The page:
Late Tuesday night, the confirmation hearing for President-elect Donald Trump‘s Education Secretary nominee, Betsy DeVos, got underway after significant back-and-forth in the Health, Education, Labor and Pensions Committee.
DeVos, the billionaire former chairman of the Michigan Republican Party, struggled through tough questioning by the committee’s Democratic members and gave responses that ignited Internet uproar over her readiness for the position as the nation’s top education policy-maker and policy-enforcer.
Tennessee Sen. Lamar Alexander, the committee’s Republican chairman, pushed the hearing to an atypical 5 p.m. start time, and allowed each member only one round of five-minute questions. According to The Washington Post, other committees have allowed 10-minute periods for questioning Trump nominees and two of them—Rex Tillerson, for secretary of state, and Jeff Sessions, for attorney general—were subjected to three rounds of questioning per senator.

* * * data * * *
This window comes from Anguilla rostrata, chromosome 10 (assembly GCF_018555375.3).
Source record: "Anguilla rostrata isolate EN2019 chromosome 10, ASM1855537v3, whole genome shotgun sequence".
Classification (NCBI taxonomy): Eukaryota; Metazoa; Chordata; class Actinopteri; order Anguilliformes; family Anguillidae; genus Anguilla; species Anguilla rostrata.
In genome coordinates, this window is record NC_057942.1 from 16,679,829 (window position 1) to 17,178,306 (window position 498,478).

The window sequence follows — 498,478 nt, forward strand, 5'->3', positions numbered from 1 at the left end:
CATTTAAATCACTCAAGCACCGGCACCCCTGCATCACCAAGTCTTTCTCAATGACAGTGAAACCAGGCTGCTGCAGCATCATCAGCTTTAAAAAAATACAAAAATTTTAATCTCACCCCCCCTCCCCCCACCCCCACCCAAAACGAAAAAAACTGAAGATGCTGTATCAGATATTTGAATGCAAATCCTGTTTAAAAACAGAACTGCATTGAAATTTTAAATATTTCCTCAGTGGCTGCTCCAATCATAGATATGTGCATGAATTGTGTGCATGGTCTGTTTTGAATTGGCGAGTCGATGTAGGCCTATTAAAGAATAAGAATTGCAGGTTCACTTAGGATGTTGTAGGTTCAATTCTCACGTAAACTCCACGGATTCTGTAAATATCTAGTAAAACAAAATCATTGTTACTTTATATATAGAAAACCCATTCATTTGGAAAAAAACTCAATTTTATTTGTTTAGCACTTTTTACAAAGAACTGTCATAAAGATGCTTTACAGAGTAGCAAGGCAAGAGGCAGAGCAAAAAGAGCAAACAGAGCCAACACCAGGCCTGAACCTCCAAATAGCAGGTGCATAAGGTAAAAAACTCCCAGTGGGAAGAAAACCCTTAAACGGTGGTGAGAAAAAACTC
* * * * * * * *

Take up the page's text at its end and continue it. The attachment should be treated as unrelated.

Alexander’s decision to limit questioning of DeVos and his conduct of the hearing before DeVos was cleared by the U.S. Office of Government Ethics were assailed by angry committee Democrats throughout the evening session.
DeVos and her family have been major donors to the GOP, giving an estimated $818,000 to 20 current Republican senators during the 2014 and 2016 election cycles, said the Post. Five senators who received donations from DeVos’ family sit on the Health, Education, Labor and Pensions Committee.
While committee Republicans like Maine Sen. Susan Collins chided the Democrats’ approach to DeVos during the hearing, some of the nominee’s answers became viral moments. Here are the stand-outs.